Dear office party-goer

According to a recent survey, office booze-ups are a growth area. ... S o they should be taxed fiercely, says a weary party pooper
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Indy Lifestyle Online
If it is any consolation, you are not alone. For a start, you have the company of Mr Weims of Accounts, who has edged you into a corner by the plastic canapes to tell you about his astonishing new short-cut from the M25. But what I really mean is that all over the country, in paper-chained boardrooms and bleak rooms over pubs, the Mr Weimses of the nation are coming out of the woodwork.

You may think - indeed, you might hope - that the corporate knees-up has gone the way of the Mercury call-box. But not according to a new survey by Reed Personnel Services. While 80 per cent of firms boasted of having had a party last year, this Christmas the figure stands at a soaraway 81 per cent.

OK, only a 1 per cent shift. But at least it is in an upward direction, and under "Degree of Intoxication", 51 per cent of respondents to the survey looked forward to a greater flow of alcohol than at their 1993 bash, as opposed to a mere 20 per cent whoexpected a more sober affair (the remaining 29 per cent were presumably too hung over from last year to think about it). This is clearly one of our few growth areas.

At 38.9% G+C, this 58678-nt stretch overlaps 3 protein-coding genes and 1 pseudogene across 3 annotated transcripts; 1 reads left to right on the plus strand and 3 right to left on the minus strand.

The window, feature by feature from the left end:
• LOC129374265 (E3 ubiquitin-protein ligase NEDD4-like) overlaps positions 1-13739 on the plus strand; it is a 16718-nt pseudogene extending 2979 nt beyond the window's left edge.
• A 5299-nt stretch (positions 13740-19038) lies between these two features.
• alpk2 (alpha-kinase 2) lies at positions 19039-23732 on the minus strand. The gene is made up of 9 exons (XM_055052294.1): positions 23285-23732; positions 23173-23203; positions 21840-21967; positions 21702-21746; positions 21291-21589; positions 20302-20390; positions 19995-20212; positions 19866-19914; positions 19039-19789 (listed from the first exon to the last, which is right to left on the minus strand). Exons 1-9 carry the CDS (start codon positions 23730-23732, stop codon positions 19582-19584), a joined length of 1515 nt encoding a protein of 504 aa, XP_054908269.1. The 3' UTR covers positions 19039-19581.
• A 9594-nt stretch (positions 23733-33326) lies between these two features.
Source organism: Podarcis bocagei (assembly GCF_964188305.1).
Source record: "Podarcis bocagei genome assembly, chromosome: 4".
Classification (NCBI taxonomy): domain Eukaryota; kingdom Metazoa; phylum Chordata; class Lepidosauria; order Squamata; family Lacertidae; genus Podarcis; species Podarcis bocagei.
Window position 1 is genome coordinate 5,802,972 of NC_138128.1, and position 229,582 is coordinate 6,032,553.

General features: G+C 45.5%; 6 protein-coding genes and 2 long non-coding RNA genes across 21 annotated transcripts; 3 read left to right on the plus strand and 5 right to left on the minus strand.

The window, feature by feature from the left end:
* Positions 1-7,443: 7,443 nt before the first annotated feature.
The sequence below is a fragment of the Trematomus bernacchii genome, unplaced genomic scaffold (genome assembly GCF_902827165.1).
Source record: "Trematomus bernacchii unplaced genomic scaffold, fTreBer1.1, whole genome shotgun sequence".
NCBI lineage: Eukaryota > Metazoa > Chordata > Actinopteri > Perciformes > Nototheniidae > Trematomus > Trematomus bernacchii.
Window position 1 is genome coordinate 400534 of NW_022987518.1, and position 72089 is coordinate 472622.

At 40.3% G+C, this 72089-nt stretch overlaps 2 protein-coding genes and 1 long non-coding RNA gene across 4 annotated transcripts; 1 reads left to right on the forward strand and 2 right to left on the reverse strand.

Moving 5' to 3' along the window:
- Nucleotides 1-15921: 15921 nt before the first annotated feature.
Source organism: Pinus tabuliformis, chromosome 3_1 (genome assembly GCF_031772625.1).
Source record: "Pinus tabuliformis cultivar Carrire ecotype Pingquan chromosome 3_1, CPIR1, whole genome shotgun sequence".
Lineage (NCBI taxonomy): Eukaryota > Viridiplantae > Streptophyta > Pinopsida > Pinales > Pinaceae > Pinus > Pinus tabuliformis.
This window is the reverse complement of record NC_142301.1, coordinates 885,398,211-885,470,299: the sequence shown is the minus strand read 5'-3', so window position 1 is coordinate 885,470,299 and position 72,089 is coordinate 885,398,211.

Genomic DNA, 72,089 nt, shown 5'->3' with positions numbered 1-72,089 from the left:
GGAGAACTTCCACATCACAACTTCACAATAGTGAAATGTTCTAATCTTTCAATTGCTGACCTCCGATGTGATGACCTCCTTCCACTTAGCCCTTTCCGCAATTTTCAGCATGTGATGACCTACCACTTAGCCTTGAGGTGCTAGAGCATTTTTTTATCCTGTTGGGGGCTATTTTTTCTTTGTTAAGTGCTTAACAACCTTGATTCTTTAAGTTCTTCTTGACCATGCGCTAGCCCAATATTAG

In an attempt to spread a little goodwill about the place, I am therefore making a suggestion to the Chancellor of the Exchequer. Unlike my usual Yuletide message to him, cordially urging him to extend his Christmas break until at least 31 August, I havethis to say: please, Mr Clarke, slap VAT on office parties! There are only three more taxing days before Christmas. We do not want any pussfooting around with 10 per cent now and 7.5 per cent later: we demand the full 17.5 per cent on all office partiesat once. Ken will be funding his election bribes - and doing us all a favour.

As you reluctant party-goers listen to the managing directors' dire speeches - one actually burst into song, according to the survey - you will derive an inner glow from the fact that it is costing the pompous ass an additional 17.5 per cent on top of the free booze (provided by 57 per cent of all firms surveyed) and grub (60 per cent and rising).

I also recommend extra penalties, each calculated as being 5 per cent of the chairman's share option scheme.

We can forget "Fancy Dress", specified on the invitations of a mere 12 per cent of companies. But a Silly Games Tax would be something else. Treasury officials could approve a levy on all undo-the-secretary's-bra-without-using-your-hands contests. Likew i se those races in which teams have to pass ping-pong balls between their knees without actually engaging in sexual congress.

The Exchequer could also hope to benefit enormously from some sort of Embarrassment Tax. I'm thinking of such acts of foolishness as taking and distributing Polaroid photographs and knocking red wine over brightly coloured clothing. This last clumsiness could be made particularly costly if committed by a board member, since the sum raised should be calculated on a scale that takes into account the perpetrator's annual salary and the number of garments ruined.

Finally, of course, there will be the Sex Tax. This will be levied on all male middle managers ending up in the beds of junior colleagues. Unless, of course, they happen to be married to them. After all, it is Christmas.